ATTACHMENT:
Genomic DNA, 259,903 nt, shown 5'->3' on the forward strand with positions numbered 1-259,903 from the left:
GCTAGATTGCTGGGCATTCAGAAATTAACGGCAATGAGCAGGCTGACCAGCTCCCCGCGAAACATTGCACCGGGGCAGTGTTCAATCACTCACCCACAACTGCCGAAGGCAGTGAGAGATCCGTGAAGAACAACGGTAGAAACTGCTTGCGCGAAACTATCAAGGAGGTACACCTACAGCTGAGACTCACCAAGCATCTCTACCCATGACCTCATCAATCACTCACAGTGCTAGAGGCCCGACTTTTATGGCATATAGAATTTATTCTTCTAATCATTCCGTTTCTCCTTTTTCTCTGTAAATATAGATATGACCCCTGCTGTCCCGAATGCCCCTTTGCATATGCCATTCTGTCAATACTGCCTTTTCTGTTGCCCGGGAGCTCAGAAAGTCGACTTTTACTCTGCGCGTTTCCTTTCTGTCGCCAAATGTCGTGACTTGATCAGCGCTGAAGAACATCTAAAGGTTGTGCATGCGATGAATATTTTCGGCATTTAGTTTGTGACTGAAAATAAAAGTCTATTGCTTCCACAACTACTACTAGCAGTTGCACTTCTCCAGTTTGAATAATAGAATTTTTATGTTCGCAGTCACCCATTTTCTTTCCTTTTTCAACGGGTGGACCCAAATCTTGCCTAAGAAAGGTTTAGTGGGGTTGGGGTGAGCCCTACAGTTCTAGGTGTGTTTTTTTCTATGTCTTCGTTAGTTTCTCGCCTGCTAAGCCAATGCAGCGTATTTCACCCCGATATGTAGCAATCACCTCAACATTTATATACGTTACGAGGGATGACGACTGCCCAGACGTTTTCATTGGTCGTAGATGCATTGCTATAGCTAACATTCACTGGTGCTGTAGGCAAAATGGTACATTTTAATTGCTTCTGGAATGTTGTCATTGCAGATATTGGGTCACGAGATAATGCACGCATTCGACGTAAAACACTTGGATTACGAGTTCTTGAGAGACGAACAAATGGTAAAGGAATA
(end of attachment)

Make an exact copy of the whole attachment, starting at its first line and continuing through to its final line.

Genomic DNA, 259,903 nt, shown 5'->3' on the forward strand with positions numbered 1-259,903 from the left:
GCTAGATTGCTGGGCATTCAGAAATTAACGGCAATGAGCAGGCTGACCAGCTCCCCGCGAAACATTGCACCGGGGCAGTGTTCAATCACTCACCCACAACTGCCGAAGGCAGTGAGAGATCCGTGAAGAACAACGGTAGAAACTGCTTGCGCGAAACTATCAAGGAGGTACACCTACAGCTGAGACTCACCAAGCATCTCTACCCATGACCTCATCAATCACTCACAGTGCTAGAGGCCCGACTTTTATGGCATATAGAATTTATTCTTCTAATCATTCCGTTTCTCCTTTTTCTCTGTAAATATAGATATGACCCCTGCTGTCCCGAATGCCCCTTTGCATATGCCATTCTGTCAATACTGCCTTTTCTGTTGCCCGGGAGCTCAGAAAGTCGACTTTTACTCTGCGCGTTTCCTTTCTGTCGCCAAATGTCGTGACTTGATCAGCGCTGAAGAACATCTAAAGGTTGTGCATGCGATGAATATTTTCGGCATTTAGTTTGTGACTGAAAATAAAAGTCTATTGCTTCCACAACTACTACTAGCAGTTGCACTTCTCCAGTTTGAATAATAGAATTTTTATGTTCGCAGTCACCCATTTTCTTTCCTTTTTCAACGGGTGGACCCAAATCTTGCCTAAGAAAGGTTTAGTGGGGTTGGGGTGAGCCCTACAGTTCTAGGTGTGTTTTTTTCTATGTCTTCGTTAGTTTCTCGCCTGCTAAGCCAATGCAGCGTATTTCACCCCGATATGTAGCAATCACCTCAACATTTATATACGTTACGAGGGATGACGACTGCCCAGACGTTTTCATTGGTCGTAGATGCATTGCTATAGCTAACATTCACTGGTGCTGTAGGCAAAATGGTACATTTTAATTGCTTCTGGAATGTTGTCATTGCAGATATTGGGTCACGAGATAATGCACGCATTCGACGTAAAACACTTGGATTACGAGTTCTTGAGAGACGAACAAATGGTAAAGGAATA